To the outrage of many feminists and family planners, yesterday Democrats heeded President Obama and dropped from the stimulus bill aprovision that would have made it easier for states to offercontraception through Medicaid to low-income women not covered byMedicaid now. This followed several days in which Republicans mocked theitem as frivolous pork, like Las Vegas's proposed Mob Museum or thereseeding of the national mall. And how dare Nancy Pelosi suggest thatwomen should be helped to avoid unwanted pregnancies in the midst of aneconomic crisis! It's eugenics and China's one-child policy rolled intoone. You wonder how giving women more freedom to plan their kids equalsforcing them not to have any? Ask Chris Matthews, that noted expert onwomen, who on last night's Hardball seemed to think the US hadnarrowly escaped becoming a reproductive gulag:" It turns out the ideaof getting people to have fewer children didn't sell as national policy. Maybe people don't like Washington, which has done such a bang-up jobregulating the sharpies on Wall Street, to decide it's now time toregulate the number of kids people might be in the mood for."
There are people who thought Obama practiced some clever politicaljiu-jitsu by bending over backwards to meet Republican objections. Supposedly, this bipartisan gesture would make it harder forRepublicans to reject the bill. Whoops, guess not: House Republicansjust voted against it unanimously. Backup theory: Well, now Obamalooks reasonable and statesmanlike, while Republicans look rigid andinsane. The stimulus will pass, and Republicans will get no credit.Low-income women get the shaft, but they should be used to it by now.
But then there are those who think birth control really doesn't belongin the bill.Matt Yglesias writes, "Unlike some, I'm not per se outragedby the idea of dropping a family planning provision from the stimulusbill in response to conservative objections. I'm all for the provision,but it's genuinely tangential to the point of the bill, so if this isreally what's standing between us and a universe in which a substantialnumber of conservative get on the stimulus train so be it." Over atSlate's XX Factor, E.J. Graff, rather surprisingly, agrees.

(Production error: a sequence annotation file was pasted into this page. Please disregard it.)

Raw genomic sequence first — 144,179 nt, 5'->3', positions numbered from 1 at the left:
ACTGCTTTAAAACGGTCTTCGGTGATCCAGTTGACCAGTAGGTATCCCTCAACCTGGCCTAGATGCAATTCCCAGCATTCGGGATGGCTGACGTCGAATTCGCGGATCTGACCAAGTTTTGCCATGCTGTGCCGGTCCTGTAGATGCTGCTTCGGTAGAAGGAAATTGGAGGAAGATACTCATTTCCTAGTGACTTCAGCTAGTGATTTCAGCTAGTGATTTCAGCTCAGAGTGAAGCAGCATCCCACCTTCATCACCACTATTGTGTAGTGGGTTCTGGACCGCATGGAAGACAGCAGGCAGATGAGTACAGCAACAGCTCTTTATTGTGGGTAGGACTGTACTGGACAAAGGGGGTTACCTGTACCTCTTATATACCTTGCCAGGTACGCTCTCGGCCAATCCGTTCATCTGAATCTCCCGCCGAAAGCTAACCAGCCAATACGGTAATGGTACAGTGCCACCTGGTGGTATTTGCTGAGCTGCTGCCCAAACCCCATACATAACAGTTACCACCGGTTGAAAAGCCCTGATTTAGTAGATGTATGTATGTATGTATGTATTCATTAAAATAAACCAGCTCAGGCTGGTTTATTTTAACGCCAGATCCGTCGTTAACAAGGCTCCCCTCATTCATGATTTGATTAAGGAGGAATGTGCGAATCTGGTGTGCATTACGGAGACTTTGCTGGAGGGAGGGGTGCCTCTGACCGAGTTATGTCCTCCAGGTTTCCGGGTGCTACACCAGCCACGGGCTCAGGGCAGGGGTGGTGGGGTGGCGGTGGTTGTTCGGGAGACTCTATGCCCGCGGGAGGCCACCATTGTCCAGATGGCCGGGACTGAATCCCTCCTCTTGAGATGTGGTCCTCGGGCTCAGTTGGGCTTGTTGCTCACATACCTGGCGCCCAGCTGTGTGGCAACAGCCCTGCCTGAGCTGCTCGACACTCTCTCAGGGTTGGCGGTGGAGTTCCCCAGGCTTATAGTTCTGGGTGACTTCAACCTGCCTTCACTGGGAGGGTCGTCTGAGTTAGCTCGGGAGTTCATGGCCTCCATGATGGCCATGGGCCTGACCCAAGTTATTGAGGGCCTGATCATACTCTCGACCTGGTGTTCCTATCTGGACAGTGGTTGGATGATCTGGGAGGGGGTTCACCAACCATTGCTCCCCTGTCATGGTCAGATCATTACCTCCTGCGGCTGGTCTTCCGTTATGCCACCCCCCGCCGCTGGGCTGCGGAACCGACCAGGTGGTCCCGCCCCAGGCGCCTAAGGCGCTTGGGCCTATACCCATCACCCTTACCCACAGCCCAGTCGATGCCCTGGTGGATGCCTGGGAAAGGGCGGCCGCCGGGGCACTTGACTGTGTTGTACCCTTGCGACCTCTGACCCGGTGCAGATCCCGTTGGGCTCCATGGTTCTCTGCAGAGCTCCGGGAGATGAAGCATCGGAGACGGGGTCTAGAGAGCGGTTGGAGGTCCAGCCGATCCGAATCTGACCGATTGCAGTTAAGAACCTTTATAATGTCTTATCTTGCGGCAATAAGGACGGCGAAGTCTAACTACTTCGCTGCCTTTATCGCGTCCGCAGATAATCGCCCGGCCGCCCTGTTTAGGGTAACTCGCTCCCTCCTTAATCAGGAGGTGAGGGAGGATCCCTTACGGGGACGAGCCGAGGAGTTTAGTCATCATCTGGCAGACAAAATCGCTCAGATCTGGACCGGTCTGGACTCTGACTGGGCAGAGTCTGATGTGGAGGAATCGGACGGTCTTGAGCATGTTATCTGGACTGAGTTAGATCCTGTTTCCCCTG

(Daniel Pollitt, who is professor of law emeritus at the University of North Carolina and my uncle, sent me his reflections on The Blogojevich-Burris flap. I figured I should put them up before New York Governor Paterson selects his own personal Senator.)
The F.B.I. was bugging Illinois Governor Blagojevich and recorded him commenting that the opportunity to name the Senate replacement for Barack Obama was "golden" (apparently there is no one offering a pot of gold for the appointment).
On this, Democratic Senate leaders announced that anyone appointed by Blagojevich would be "tainted" and would be denied a seat in the Senate. The Illinois Secretary of State piled on, saying he would not sign or affix the State Seal to any Blagojevich appointments.
I love the idea of Martin Luther King Jr. Day as a day of community service rather than a day to shop for bargains on mattresses and sweaters. The USA Service website lists all sorts of opportunities, but by the time I logged on most of the actual organized events in New York City were full, and somehow, lugging a bag of old clothes to the Housingworks thrift store, apparently our town's backup proposal for latecomers, lacks that certain thrill.
So in the spirit of the day, I offer some classroom proposals from Donorschoose.org as a challenge to those of you out there who are in the same fix as me: you want to honor MLK Monday-- and Inauguration Tuesday-- but haven't quite found the way. As you may already know, Donorschoose.org is a website where teachers put up their classroom needs, and donors--that's you -- can give any amount they want to fund them.
I hope you'll check out my Giving Page here. I've focussed on high-poverty schools around the country.You'll find opportunities to fund supplies for the only debate team in the South Bronx, guitars to rebuild a once-famous music program in Baltimore, classroom essentials for Chicago kindergarteners and more.